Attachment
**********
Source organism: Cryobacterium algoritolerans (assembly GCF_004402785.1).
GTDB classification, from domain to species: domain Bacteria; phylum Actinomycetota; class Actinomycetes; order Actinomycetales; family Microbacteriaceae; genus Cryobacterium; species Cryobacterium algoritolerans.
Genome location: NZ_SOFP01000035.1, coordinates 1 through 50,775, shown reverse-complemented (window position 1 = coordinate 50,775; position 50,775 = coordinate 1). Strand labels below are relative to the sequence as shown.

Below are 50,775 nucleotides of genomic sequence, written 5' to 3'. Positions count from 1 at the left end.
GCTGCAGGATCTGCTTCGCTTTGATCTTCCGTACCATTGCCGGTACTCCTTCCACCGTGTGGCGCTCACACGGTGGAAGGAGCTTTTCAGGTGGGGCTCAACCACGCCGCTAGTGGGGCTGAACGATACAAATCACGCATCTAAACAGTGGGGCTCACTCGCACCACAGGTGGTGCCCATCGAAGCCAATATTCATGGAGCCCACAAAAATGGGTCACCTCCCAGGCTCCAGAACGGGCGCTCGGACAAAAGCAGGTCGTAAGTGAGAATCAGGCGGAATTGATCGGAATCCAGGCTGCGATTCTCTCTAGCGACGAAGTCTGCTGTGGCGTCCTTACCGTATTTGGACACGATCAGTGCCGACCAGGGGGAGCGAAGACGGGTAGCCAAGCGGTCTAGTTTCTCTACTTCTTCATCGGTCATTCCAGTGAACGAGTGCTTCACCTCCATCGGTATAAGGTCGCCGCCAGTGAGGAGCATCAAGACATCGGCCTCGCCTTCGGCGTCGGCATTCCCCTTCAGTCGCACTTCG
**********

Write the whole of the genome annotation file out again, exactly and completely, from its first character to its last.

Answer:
Source organism: Cryobacterium algoritolerans (assembly GCF_004402785.1).
GTDB classification, from domain to species: domain Bacteria; phylum Actinomycetota; class Actinomycetes; order Actinomycetales; family Microbacteriaceae; genus Cryobacterium; species Cryobacterium algoritolerans.
Genome location: NZ_SOFP01000035.1, coordinates 1 through 50,775, shown reverse-complemented (window position 1 = coordinate 50,775; position 50,775 = coordinate 1). Strand labels below are relative to the sequence as shown.

Below are 50,775 nucleotides of genomic sequence, written 5' to 3'. Positions count from 1 at the left end.
GCTGCAGGATCTGCTTCGCTTTGATCTTCCGTACCATTGCCGGTACTCCTTCCACCGTGTGGCGCTCACACGGTGGAAGGAGCTTTTCAGGTGGGGCTCAACCACGCCGCTAGTGGGGCTGAACGATACAAATCACGCATCTAAACAGTGGGGCTCACTCGCACCACAGGTGGTGCCCATCGAAGCCAATATTCATGGAGCCCACAAAAATGGGTCACCTCCCAGGCTCCAGAACGGGCGCTCGGACAAAAGCAGGTCGTAAGTGAGAATCAGGCGGAATTGATCGGAATCCAGGCTGCGATTCTCTCTAGCGACGAAGTCTGCTGTGGCGTCCTTACCGTATTTGGACACGATCAGTGCCGACCAGGGGGAGCGAAGACGGGTAGCCAAGCGGTCTAGTTTCTCTACTTCTTCATCGGTCATTCCAGTGAACGAGTGCTTCACCTCCATCGGTATAAGGTCGCCGCCAGTGAGGAGCATCAAGACATCGGCCTCGCCTTCGGCGTCGGCATTCCCCTTCAGTCGCACTTCG